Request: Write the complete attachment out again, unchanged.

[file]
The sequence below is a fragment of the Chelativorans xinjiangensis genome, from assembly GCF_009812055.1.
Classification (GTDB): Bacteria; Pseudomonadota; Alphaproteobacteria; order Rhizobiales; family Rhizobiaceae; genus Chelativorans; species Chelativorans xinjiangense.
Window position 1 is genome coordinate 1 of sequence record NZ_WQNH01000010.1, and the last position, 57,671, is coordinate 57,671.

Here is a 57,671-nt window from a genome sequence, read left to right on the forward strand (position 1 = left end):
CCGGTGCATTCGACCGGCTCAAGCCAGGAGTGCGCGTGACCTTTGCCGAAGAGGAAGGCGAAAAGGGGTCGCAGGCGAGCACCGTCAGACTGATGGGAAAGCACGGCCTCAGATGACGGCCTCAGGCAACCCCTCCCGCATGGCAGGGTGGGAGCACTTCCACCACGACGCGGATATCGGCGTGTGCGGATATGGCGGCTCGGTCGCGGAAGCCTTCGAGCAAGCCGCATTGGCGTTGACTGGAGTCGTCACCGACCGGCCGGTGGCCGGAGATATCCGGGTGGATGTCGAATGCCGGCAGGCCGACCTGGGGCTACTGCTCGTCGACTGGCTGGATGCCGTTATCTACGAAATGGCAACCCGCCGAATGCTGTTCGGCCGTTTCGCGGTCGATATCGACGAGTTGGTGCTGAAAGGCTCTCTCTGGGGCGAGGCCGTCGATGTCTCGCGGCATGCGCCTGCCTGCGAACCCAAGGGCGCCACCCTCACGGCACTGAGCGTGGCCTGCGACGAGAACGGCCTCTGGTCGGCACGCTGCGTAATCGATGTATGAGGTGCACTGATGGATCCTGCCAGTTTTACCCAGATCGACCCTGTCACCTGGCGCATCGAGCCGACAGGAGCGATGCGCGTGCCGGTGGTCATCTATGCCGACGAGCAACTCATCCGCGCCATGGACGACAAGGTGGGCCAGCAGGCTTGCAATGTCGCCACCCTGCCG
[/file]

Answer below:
The sequence below is a fragment of the Chelativorans xinjiangensis genome, from assembly GCF_009812055.1.
Classification (GTDB): Bacteria; Pseudomonadota; Alphaproteobacteria; order Rhizobiales; family Rhizobiaceae; genus Chelativorans; species Chelativorans xinjiangense.
Window position 1 is genome coordinate 1 of sequence record NZ_WQNH01000010.1, and the last position, 57,671, is coordinate 57,671.

Here is a 57,671-nt window from a genome sequence, read left to right on the forward strand (position 1 = left end):
CCGGTGCATTCGACCGGCTCAAGCCAGGAGTGCGCGTGACCTTTGCCGAAGAGGAAGGCGAAAAGGGGTCGCAGGCGAGCACCGTCAGACTGATGGGAAAGCACGGCCTCAGATGACGGCCTCAGGCAACCCCTCCCGCATGGCAGGGTGGGAGCACTTCCACCACGACGCGGATATCGGCGTGTGCGGATATGGCGGCTCGGTCGCGGAAGCCTTCGAGCAAGCCGCATTGGCGTTGACTGGAGTCGTCACCGACCGGCCGGTGGCCGGAGATATCCGGGTGGATGTCGAATGCCGGCAGGCCGACCTGGGGCTACTGCTCGTCGACTGGCTGGATGCCGTTATCTACGAAATGGCAACCCGCCGAATGCTGTTCGGCCGTTTCGCGGTCGATATCGACGAGTTGGTGCTGAAAGGCTCTCTCTGGGGCGAGGCCGTCGATGTCTCGCGGCATGCGCCTGCCTGCGAACCCAAGGGCGCCACCCTCACGGCACTGAGCGTGGCCTGCGACGAGAACGGCCTCTGGTCGGCACGCTGCGTAATCGATGTATGAGGTGCACTGATGGATCCTGCCAGTTTTACCCAGATCGACCCTGTCACCTGGCGCATCGAGCCGACAGGAGCGATGCGCGTGCCGGTGGTCATCTATGCCGACGAGCAACTCATCCGCGCCATGGACGACAAGGTGGGCCAGCAGGCTTGCAATGTCGCCACCCTGCCG